Like most of us, the Nuclear Free Local Authorities (NFLA) sees the latest report of the International Panel on Climate Change (IPCC) as an urgent call to save the planet from terrible environmental degradation in just two decades.
While the report (1) outlines in detail the real risks of temperatures rising by 2 degrees Celsius by 2038 could be, it also positively raises the benefits if that temperature rise can be kept to 1.5 degrees Celsius or less. Such an endeavour requires significant economic resources, political consistency and societal change on an unprecedented level. Local government’s role is crucial for providing leadership in this area and there are many excellent examples around the world of how towns and cities are showing such leadership. (2)
A key area of the change required comes in the area of energy. The IPCC report notes that by 2050 85% of our electricity should be provided by renewables, with coal use close to zero. However, as the NFLA’s report on climate change and the need for decentralised, renewable solutions has noted, the UK Government’s Clean Growth Strategy will only achieve 94% of the emissions reductions required by 2027 and only 90% by 2032 to keep the country on the path to achieve an 80% target in 2050. In other words, further measures will be required even to meet the 80% target by 2050. The Republic of Ireland has similar difficult issues to overcome in meeting its targets. And this was before the new IPCC report called for even more ambitious targets from national governments. (3)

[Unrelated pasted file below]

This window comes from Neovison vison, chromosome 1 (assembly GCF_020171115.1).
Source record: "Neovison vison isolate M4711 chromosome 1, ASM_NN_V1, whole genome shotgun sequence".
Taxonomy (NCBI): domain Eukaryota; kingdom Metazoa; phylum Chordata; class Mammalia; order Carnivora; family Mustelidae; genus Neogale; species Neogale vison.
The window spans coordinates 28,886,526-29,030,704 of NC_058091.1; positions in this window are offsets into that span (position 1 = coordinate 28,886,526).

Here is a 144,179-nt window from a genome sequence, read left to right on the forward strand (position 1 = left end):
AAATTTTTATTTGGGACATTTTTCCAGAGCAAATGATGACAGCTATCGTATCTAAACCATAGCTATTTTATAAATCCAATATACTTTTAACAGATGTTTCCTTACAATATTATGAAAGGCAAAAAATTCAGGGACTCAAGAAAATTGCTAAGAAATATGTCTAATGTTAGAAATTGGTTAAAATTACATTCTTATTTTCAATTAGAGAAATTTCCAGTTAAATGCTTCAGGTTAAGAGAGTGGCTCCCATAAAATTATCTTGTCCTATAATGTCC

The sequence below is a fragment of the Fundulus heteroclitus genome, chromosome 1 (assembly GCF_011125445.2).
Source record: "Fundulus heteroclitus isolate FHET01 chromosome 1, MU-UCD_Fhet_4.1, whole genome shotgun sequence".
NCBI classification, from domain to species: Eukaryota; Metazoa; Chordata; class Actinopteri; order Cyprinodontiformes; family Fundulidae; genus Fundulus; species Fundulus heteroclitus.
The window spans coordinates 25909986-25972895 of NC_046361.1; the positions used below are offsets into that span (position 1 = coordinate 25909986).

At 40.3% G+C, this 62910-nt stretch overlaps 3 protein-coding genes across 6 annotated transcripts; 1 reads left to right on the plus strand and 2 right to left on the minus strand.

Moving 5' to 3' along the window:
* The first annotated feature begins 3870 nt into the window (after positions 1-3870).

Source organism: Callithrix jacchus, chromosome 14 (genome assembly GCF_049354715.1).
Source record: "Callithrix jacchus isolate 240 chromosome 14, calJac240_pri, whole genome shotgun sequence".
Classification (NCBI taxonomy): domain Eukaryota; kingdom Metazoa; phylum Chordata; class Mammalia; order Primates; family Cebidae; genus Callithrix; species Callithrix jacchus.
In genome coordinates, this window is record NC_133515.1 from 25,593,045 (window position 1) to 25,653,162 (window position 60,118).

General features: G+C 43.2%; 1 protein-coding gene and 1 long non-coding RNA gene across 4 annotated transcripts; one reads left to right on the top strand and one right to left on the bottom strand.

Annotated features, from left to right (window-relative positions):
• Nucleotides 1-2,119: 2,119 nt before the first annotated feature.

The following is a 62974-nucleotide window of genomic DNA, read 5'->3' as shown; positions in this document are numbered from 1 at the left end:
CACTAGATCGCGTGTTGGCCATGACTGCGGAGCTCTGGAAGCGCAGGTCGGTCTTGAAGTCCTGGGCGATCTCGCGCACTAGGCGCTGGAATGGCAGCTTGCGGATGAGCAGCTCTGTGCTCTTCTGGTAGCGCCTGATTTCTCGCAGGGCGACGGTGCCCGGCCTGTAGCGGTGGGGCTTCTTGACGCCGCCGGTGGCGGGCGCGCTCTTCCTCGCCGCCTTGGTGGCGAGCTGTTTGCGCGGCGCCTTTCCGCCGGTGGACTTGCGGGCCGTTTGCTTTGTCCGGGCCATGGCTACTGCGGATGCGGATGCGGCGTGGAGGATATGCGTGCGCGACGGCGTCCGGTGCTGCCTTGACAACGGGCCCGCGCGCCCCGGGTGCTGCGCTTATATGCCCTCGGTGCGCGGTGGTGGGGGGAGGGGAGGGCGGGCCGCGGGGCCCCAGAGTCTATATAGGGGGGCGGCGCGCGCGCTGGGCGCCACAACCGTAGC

Much debate takes place on what the low carbon energy mix should be, with the UK Government and others suggesting nuclear should be a key part of this. Yet, the urgency of the IPCC report weakens that report considerably.
At present, there are real concerns that existing UK nuclear power stations are reaching the end of their generating lives, with Hunterston B for example closed for an extended period due to concerns over keyhole cracks to the graphite bricks surrounding its reactor. There remains also only one new nuclear power site being actively developed, at Hinkley Point C, but ongoing delays with identical reactors being constructed by EDF in Finland and France suggest it will be a real struggle to get this reactor built before the end of the 2020s. Like Hinkley Point C, Wylfa B also has significant financial and technical issues to overcome and other proposed sites, and the possibility of small modular reactors, do not look likely to be realised until well into the 2030s and beyond. We simply do not have the time to wait. Renewable energy therefore has to become the central plank of UK and Irish energy policy as part of the plans to deliver the low carbon targets required by 2038 and 2050.